Order of the Good Write

That Magic Feeling When the Words Flow. A Blog by Debi Rotmil


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What’s the Story Behind a Painting?

In the Broadway hit “Sunday in the Park with George”, Stephen Sondheim and James Lapine captured the essence of Georges Seurat’s painting “A Sunday Afternoon on the Island of La Grande Jatte”by telling a story behind the painting.

When you look at the canvas, filled with dots and color that create light, it’s not hard to think about the lives of the people wandering around the lake transfixed by the beauty of a summer day.

In 2012, author Tracy Chevalier  gave a TedTalk about her fascination with the story behind the Vermeer painting, “Girl with the Pearl Earring”. Much like an investigator, she took various elements of the painting – the texture of her clothes, the look in her eyes, the parting of her mouth, the scant history of Veneer himself – and began to develop a sensual story that became her novel of the same name.

Paintings, and what a view extracts from them, can maketh the storyteller. It’s a great form of inspiration that can ignite the imagination. Go to a museum or search artwork on the internet, and let your mind flow.

Chevalier’s TedTalk is here in the link above.

Happy Friday! Enjoy!


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‘Daddy Long Legs’: Happy Storytelling

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Megan McGinnis and Adam Halpin in ‘Daddy Long Legs’

We all love a good story. Storytelling allows us to feel grounded with humanity, and can be a catalyst for growth. As I develop ‘The Good Write’ into a platform to help coach writers and to develop tools to help write their own tale, I  will continue to be a bullhorn for great storytelling and to encourage writers to get their ideas out on paper for the world to see.

As some of my readers may already know, I’m a very big fan of the lovely and charming off-Broadway show ‘Daddy Long Legs’, a musical that is storytelling at its finest,  beautifully and intimately told through letter writing,  gorgeous melodic music and divine performance.

Back in October, I had the opportunity to see it at the Davenport Theater and was captivated by its charm.

Furthermore, back in December of 2015, the show was also the first theater performance streamed live on the internet. It’s the little show that has created major ripples in the digital and theatrical universe.

I love to champion a production that deserves recognition. That is why I’m honored to provide a opportunity for you to see it with your family and friends at a discount price.

Please click on this link to claim your tickets ->

https://www.telechargeoffers.com/go.aspx?MD=2001&MC=DLLDEBI

You can also go directly to www.telechargeoffers.com and use the promotion code DLLDEBI to purchase your discount tickets.

The secret to happiness are many things. If you live in the NYC area or plan on visiting, please go see this lovely cast at The Davenport Theater on West 45th street and find a pocket of happiness . You may want to write a letter about it!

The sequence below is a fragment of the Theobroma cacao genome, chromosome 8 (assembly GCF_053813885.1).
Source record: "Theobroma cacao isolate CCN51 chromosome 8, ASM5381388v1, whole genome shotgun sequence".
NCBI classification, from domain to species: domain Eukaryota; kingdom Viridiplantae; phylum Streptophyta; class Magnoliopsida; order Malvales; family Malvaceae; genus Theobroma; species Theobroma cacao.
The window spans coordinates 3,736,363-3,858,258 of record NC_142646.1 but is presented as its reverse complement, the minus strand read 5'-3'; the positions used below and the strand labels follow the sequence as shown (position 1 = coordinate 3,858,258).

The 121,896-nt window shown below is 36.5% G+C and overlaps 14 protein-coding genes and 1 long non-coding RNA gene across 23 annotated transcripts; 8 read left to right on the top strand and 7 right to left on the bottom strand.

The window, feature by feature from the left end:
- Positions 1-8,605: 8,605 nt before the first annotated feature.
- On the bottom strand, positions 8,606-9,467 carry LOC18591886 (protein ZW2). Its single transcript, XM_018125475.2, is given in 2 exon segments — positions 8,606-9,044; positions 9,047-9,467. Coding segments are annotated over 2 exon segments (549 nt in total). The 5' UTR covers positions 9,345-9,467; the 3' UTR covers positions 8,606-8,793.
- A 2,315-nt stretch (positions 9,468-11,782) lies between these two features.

And when you do, please let me know about it here or email at drotmil@gmail.com.

 

 

 

 

 

 

 


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Storytellers in the Arts: Ralph Fasanella

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Painting of Triangle Shirtwaist Factory by Ralph Fasanella

Ralph Fasanella (1914 – 1997) was a self taught American artist whose creations depicted the struggles, strife and triumph of the working class. Born in Bronx, NY to Italian immigrant parents, Fasanella’s political activism was harvested by his mother – who took him to union meetings instilling a strong connection to labor workers and ant-Facist causes.  During the Depression, Fasanella found employment as a textile worker and a truck driver. Sensitive to the plight and committed to the rights of the hard working class, he volunteered to fight in the Spanish Civil War, and returned to the U.S. after the conflict to organize labor unions.

It wasn’t until he developed arthritis in his hands when a union colleague suggested he try painting to ease the pain. This is where his art life began.

Fasanella paintings have the purity of color and structure, depicting the lives of everyday hard working people. An painting on Yankee Stadium is colorized and enlivened with every ounce of human kind and commercial atmosphere. Not a space is wasted as humanity is illustrated – the story of a day in the ballpark – mid-century –  forever painted on canvas. Think of the lives each painted character represents, their history and their day at the park. Where the Yankees winning?  Did Mickey drive home a run to win the game? Your imagination runs wild with possibilities.

Take the painting that is the header of this blog. It shows a landscape of a bustling city. The bridges over the East River and beyond to the skyscrapers giving way to green pastures of the suburbs in the distance – the suburb where Fasanella settled down to raise children late in his life. Far away from the rattling ice trucks and the pumping iron of everyday life. Far away from woefully dangerous pre-labor forced laws that came too late for the women of the Triangle Waistshirt Factory depicted during an ordinary day in the painting above – before the catastrophic fire that forced new safety laws for workers in this country.

Fasanella was a storyteller in painting. The colors created the words. The brushstrokes enlivened people long lost in the passage of time, their memories and minds lost forever, yet brought forth in brushstrokes controlled by a man who knew their struggle.

For more on Ralph Fasanella – please check out the American Smithsonian Art Museum’s retrospect of the man and his work entitled “Lest We Forget”.